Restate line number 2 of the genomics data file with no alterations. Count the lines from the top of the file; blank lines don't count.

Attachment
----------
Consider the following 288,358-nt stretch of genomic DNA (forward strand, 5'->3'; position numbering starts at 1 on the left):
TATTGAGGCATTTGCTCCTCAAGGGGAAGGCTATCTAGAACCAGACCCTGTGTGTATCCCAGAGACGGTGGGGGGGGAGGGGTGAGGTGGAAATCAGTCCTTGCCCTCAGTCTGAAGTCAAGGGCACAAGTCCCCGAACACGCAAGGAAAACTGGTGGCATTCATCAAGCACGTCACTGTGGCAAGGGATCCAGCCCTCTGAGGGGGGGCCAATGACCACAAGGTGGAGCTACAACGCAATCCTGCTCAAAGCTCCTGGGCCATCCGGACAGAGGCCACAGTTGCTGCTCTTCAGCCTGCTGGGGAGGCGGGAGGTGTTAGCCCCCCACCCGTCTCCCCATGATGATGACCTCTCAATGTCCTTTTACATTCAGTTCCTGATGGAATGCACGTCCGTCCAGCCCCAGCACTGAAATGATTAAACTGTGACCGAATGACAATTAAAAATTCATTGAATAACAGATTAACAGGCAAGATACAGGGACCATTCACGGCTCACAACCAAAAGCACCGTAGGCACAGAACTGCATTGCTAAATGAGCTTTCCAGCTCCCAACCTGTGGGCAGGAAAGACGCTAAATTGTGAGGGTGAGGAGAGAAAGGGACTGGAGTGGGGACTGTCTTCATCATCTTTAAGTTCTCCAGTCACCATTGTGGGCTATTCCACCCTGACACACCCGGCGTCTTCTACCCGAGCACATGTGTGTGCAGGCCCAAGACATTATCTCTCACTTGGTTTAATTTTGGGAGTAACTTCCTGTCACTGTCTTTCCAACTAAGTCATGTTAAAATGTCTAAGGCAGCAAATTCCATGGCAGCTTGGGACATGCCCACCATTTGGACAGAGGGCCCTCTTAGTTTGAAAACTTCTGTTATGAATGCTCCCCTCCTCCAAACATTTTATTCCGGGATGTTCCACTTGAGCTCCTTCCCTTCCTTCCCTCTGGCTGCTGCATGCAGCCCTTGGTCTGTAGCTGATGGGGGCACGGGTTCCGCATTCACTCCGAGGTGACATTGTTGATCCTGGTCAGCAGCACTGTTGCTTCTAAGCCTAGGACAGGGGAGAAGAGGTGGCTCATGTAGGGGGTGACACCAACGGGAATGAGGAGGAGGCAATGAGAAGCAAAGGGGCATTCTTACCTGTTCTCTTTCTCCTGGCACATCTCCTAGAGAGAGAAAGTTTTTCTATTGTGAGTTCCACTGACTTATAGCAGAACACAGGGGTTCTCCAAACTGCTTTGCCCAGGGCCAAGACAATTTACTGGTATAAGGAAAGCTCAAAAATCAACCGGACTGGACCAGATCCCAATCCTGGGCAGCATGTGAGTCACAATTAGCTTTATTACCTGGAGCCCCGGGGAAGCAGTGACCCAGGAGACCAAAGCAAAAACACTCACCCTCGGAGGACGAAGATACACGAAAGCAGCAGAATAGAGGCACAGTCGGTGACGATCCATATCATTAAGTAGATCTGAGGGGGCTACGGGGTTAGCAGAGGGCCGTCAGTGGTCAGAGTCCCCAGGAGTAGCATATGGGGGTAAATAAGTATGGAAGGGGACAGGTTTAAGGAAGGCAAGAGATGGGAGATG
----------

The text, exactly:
TATTGAGGCATTTGCTCCTCAAGGGGAAGGCTATCTAGAACCAGACCCTGTGTGTATCCCAGAGACGGTGGGGGGGGAGGGGTGAGGTGGAAATCAGTCCTTGCCCTCAGTCTGAAGTCAAGGGCACAAGTCCCCGAACACGCAAGGAAAACTGGTGGCATTCATCAAGCACGTCACTGTGGCAAGGGATCCAGCCCTCTGAGGGGGGGCCAATGACCACAAGGTGGAGCTACAACGCAATCCTGCTCAAAGCTCCTGGGCCATCCGGACAGAGGCCACAGTTGCTGCTCTTCAGCCTGCTGGGGAGGCGGGAGGTGTTAGCCCCCCACCCGTCTCCCCATGATGATGACCTCTCAATGTCCTTTTACATTCAGTTCCTGATGGAATGCACGTCCGTCCAGCCCCAGCACTGAAATGATTAAACTGTGACCGAATGACAATTAAAAATTCATTGAATAACAGATTAACAGGCAAGATACAGGGACCATTCACGGCTCACAACCAAAAGCACCGTAGGCACAGAACTGCATTGCTAAATGAGCTTTCCAGCTCCCAACCTGTGGGCAGGAAAGACGCTAAATTGTGAGGGTGAGGAGAGAAAGGGACTGGAGTGGGGACTGTCTTCATCATCTTTAAGTTCTCCAGTCACCATTGTGGGCTATTCCACCCTGACACACCCGGCGTCTTCTACCCGAGCACATGTGTGTGCAGGCCCAAGACATTATCTCTCACTTGGTTTAATTTTGGGAGTAACTTCCTGTCACTGTCTTTCCAACTAAGTCATGTTAAAATGTCTAAGGCAGCAAATTCCATGGCAGCTTGGGACATGCCCACCATTTGGACAGAGGGCCCTCTTAGTTTGAAAACTTCTGTTATGAATGCTCCCCTCCTCCAAACATTTTATTCCGGGATGTTCCACTTGAGCTCCTTCCCTTCCTTCCCTCTGGCTGCTGCATGCAGCCCTTGGTCTGTAGCTGATGGGGGCACGGGTTCCGCATTCACTCCGAGGTGACATTGTTGATCCTGGTCAGCAGCACTGTTGCTTCTAAGCCTAGGACAGGGGAGAAGAGGTGGCTCATGTAGGGGGTGACACCAACGGGAATGAGGAGGAGGCAATGAGAAGCAAAGGGGCATTCTTACCTGTTCTCTTTCTCCTGGCACATCTCCTAGAGAGAGAAAGTTTTTCTATTGTGAGTTCCACTGACTTATAGCAGAACACAGGGGTTCTCCAAACTGCTTTGCCCAGGGCCAAGACAATTTACTGGTATAAGGAAAGCTCAAAAATCAACCGGACTGGACCAGATCCCAATCCTGGGCAGCATGTGAGTCACAATTAGCTTTATTACCTGGAGCCCCGGGGAAGCAGTGACCCAGGAGACCAAAGCAAAAACACTCACCCTCGGAGGACGAAGATACACGAAAGCAGCAGAATAGAGGCACAGTCGGTGACGATCCATATCATTAAGTAGATCTGAGGGGGCTACGGGGTTAGCAGAGGGCCGTCAGTGGTCAGAGTCCCCAGGAGTAGCATATGGGGGTAAATAAGTATGGAAGGGGACAGGTTTAAGGAAGGCAAGAGATGGGAGATG